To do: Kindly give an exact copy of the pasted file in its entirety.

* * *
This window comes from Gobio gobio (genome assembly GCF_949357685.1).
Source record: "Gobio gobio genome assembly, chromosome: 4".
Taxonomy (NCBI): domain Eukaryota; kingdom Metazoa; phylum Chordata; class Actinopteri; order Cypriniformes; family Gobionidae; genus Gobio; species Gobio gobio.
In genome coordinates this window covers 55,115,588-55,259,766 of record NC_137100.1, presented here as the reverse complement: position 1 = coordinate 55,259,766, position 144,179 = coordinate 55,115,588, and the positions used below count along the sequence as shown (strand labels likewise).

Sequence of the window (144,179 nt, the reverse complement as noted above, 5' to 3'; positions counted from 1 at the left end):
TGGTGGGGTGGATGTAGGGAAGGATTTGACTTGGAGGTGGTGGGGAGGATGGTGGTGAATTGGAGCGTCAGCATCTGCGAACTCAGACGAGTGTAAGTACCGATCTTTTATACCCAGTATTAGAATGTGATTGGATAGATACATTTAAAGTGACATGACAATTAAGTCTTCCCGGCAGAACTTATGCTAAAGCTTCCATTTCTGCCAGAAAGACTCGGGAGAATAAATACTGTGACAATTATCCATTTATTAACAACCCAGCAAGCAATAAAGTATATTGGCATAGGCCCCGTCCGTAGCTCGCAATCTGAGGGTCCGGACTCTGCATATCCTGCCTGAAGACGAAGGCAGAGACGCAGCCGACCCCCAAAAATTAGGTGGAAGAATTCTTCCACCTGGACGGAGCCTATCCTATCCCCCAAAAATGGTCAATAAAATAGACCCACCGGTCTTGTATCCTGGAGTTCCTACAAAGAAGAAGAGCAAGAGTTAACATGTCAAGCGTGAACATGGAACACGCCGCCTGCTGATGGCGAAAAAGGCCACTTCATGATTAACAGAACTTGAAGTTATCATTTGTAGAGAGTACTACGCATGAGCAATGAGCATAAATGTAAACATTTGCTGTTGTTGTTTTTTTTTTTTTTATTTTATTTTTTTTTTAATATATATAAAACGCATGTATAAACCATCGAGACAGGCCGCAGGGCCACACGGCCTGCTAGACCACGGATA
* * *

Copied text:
This window comes from Gobio gobio (genome assembly GCF_949357685.1).
Source record: "Gobio gobio genome assembly, chromosome: 4".
Taxonomy (NCBI): domain Eukaryota; kingdom Metazoa; phylum Chordata; class Actinopteri; order Cypriniformes; family Gobionidae; genus Gobio; species Gobio gobio.
In genome coordinates this window covers 55,115,588-55,259,766 of record NC_137100.1, presented here as the reverse complement: position 1 = coordinate 55,259,766, position 144,179 = coordinate 55,115,588, and the positions used below count along the sequence as shown (strand labels likewise).

Sequence of the window (144,179 nt, the reverse complement as noted above, 5' to 3'; positions counted from 1 at the left end):
TGGTGGGGTGGATGTAGGGAAGGATTTGACTTGGAGGTGGTGGGGAGGATGGTGGTGAATTGGAGCGTCAGCATCTGCGAACTCAGACGAGTGTAAGTACCGATCTTTTATACCCAGTATTAGAATGTGATTGGATAGATACATTTAAAGTGACATGACAATTAAGTCTTCCCGGCAGAACTTATGCTAAAGCTTCCATTTCTGCCAGAAAGACTCGGGAGAATAAATACTGTGACAATTATCCATTTATTAACAACCCAGCAAGCAATAAAGTATATTGGCATAGGCCCCGTCCGTAGCTCGCAATCTGAGGGTCCGGACTCTGCATATCCTGCCTGAAGACGAAGGCAGAGACGCAGCCGACCCCCAAAAATTAGGTGGAAGAATTCTTCCACCTGGACGGAGCCTATCCTATCCCCCAAAAATGGTCAATAAAATAGACCCACCGGTCTTGTATCCTGGAGTTCCTACAAAGAAGAAGAGCAAGAGTTAACATGTCAAGCGTGAACATGGAACACGCCGCCTGCTGATGGCGAAAAAGGCCACTTCATGATTAACAGAACTTGAAGTTATCATTTGTAGAGAGTACTACGCATGAGCAATGAGCATAAATGTAAACATTTGCTGTTGTTGTTTTTTTTTTTTTTATTTTATTTTTTTTTTAATATATATAAAACGCATGTATAAACCATCGAGACAGGCCGCAGGGCCACACGGCCTGCTAGACCACGGATA